5 October Saturday

Michael has been pestering us for months. He has been inviting us to come and look at his Old Books. He has been promising us that his books are old and that they are valuable and that we will want to come and look at them. He was convinced that the books are valuable simply because they were old. Today was the day. We could no longer escape. He rushed out to his shed and pulled some books from a high shelf. Then he ran upstairs in the house and brought down several more books. A few of the books had covers but the covers were not the covers that had been on the books originally. At some point the books had been roughly torn out of their hard covers. Most of the books had been shoved back into a cover that was not the cover that belonged with the book block. Some of the pages had been used by children as paper for drawing. Some of the pages had been used for lists or for drawn diagrams. Many pages had been nibbled by mice and most were swollen with dampness. There was not one complete book among the 10 or 12 Valuable Volumes. We tried to explain that the books were indeed old but that old is not enough to make a book valuable. Michael became angry with us. The whole time he was talking his cigarette lighter was swinging back and forth. He had it attached to the lapel of his jacket with a safety pin. I could not take my eyes off it. He said that we were frauds and that we did not know anything about books. He said we were of No Use To Him At All.

4 October Friday

We were all waiting with excitement and trepidation for the arrival of Storm Lorenzo. The radio was full of news and warnings and sandbags. We knew that Galway and the west would get a great whacking when the storm came in off the ocean. The coastal areas were mostly under threat. All day Thursday, every conversation turned to Lorenzo. Storm Lorenzo was quickly shortened to Lorenzo. He was a threat but we already knew him. We were on intimate first-name terms with him. Each time the radio was on there was more news about where Lorenzo was, and what route he was taking and whether the warnings were Yellow or Orange. There was preparation in cities, towns and in the countryside, and in the homeless shelters. Battered and Blown were oft-used words. Bingo and Line Dancing and Bridge Clubs were cancelled all over the county. We were told to keep our mobile phones charged up and we were instructed how to call emergency numbers even if the lines and phone towers go down. We were told to have a battery-fed radio with fresh batteries at the ready, as well as candles and torches. Everyone was told to stay home and off the roads and if we did need to be out for any reason at all, we needed to watch out for trees and branches falling or already fallen. We were told that the trees were more dangerous because they were still so heavy. Heavy with what? I asked. The answer was leaves. The trees have not yet lost their leaves so they are heavier with leaves than they will be later when their leaves have fallen. We went to bed with the sound of the gusting wind. We woke up to the sound of gusting wind.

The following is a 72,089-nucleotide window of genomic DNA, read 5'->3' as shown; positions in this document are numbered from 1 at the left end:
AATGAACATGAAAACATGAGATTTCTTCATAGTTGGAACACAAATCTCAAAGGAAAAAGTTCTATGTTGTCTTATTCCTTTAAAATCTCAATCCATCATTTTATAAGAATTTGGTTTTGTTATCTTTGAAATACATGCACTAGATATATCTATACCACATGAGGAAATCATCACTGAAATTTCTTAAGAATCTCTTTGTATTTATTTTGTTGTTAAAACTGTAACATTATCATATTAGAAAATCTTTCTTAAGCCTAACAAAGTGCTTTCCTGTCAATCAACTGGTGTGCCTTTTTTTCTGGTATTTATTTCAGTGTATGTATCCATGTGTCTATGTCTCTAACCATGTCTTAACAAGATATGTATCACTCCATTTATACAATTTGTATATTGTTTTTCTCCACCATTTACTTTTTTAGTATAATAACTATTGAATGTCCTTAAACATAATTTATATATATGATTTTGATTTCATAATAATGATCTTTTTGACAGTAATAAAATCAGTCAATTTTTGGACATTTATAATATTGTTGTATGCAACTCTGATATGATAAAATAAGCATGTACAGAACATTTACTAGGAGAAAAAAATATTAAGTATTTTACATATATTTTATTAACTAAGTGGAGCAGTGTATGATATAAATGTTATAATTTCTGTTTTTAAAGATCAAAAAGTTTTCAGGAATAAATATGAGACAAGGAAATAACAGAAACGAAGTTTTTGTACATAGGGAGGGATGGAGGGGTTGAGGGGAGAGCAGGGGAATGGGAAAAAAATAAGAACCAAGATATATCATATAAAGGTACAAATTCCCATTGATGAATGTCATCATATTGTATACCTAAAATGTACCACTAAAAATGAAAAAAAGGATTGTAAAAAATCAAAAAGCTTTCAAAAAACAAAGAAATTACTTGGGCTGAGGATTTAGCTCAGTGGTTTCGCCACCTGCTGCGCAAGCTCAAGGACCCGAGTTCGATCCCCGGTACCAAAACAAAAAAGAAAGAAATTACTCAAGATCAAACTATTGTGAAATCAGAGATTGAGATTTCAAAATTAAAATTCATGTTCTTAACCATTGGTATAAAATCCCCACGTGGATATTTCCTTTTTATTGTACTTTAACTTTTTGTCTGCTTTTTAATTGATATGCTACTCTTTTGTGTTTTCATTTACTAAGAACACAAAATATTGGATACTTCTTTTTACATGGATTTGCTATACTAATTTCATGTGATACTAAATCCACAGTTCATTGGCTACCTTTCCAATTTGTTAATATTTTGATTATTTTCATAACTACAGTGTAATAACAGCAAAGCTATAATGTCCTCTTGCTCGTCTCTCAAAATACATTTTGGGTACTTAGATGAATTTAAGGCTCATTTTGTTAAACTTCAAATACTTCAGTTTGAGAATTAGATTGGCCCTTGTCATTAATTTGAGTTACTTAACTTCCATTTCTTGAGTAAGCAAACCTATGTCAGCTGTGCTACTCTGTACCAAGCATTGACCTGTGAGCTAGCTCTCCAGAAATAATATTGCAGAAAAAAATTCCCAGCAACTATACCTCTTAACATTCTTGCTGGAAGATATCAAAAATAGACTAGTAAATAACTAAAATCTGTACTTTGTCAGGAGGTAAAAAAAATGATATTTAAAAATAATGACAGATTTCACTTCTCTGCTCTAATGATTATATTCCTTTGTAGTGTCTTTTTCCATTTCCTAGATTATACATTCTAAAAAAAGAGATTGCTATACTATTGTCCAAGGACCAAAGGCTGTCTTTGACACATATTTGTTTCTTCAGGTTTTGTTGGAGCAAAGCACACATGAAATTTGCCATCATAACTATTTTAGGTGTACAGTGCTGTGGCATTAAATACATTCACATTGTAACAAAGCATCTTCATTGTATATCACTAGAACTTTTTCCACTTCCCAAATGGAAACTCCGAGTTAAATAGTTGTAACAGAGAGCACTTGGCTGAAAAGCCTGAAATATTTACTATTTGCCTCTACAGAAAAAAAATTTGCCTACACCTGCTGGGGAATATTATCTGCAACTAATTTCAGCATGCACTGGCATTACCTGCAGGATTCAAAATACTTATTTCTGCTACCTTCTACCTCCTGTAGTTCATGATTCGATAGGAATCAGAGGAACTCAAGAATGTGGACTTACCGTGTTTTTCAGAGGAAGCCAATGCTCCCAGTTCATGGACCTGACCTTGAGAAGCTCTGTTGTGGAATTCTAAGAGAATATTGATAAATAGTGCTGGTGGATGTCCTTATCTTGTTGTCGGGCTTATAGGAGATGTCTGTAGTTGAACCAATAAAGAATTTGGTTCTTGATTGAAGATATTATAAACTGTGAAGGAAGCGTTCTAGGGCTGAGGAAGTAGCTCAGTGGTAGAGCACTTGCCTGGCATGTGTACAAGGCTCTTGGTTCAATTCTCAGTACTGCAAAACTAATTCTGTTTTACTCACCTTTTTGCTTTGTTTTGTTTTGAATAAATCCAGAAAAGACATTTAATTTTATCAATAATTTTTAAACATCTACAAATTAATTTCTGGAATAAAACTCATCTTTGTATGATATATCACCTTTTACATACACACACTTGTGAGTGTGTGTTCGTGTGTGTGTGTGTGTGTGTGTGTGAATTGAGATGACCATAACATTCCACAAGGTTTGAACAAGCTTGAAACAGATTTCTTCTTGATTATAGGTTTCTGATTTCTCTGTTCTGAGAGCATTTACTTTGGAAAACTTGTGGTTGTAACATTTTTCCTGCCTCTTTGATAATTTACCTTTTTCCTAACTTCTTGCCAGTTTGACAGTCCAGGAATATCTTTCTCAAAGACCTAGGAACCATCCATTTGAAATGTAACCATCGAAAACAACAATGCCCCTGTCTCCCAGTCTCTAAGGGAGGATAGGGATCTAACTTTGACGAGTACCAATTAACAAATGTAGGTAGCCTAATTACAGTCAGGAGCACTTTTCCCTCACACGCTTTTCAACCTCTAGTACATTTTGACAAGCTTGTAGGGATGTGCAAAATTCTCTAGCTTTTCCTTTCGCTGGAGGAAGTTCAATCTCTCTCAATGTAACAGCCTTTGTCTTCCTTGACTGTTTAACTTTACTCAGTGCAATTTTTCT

Today we are hearing reports from all over the country. Lorenzo was not as devastating as predicted. There are lots of congratulations at how well prepared we were. The wind continues. The wind is blowing and thrashing and blowing and gusting. It has not stopped once all night and all day.

3 October Thursday

Three Garda had set up a little road block. Every vehicle had to stop. There was no way to continue without stopping. Maybe they were checking to see if people had paid their road tax and if they had up to date insurance. Or maybe it was going to be a breathalyzer test. The laws for Drink Driving have become very strict. The police are checking people at night and they are also checking people in the morning because the medical experts say that it takes 18 hours for alcohol to leave the blood system. People get stopped on their way to work and pulled in for Drink Driving which means it is hard to have a glass of wine with dinner if you know you are going out the next morning. I waited for the two cars in front of me. When I got up to the officer in charge, I said, “Good Morning, Sir. What are you looking for today?” The man leaned right over to my window and said in a hushed voice, “We are looking for Americans but it’s okay. Now we have found one.” He stood up straight and waved me along.

 

2 October Wednesday

I am pleased to announce that Living Locally has been reprinted by Uniformbooks, with financial assistance from A Purse For Books. It presents a distilled selection of the years 2007-2012 from this blog, and is illustrated with my drawings of rusted metal objects. The new blue cover is even brighter and bluer than the original.  I could not be happier.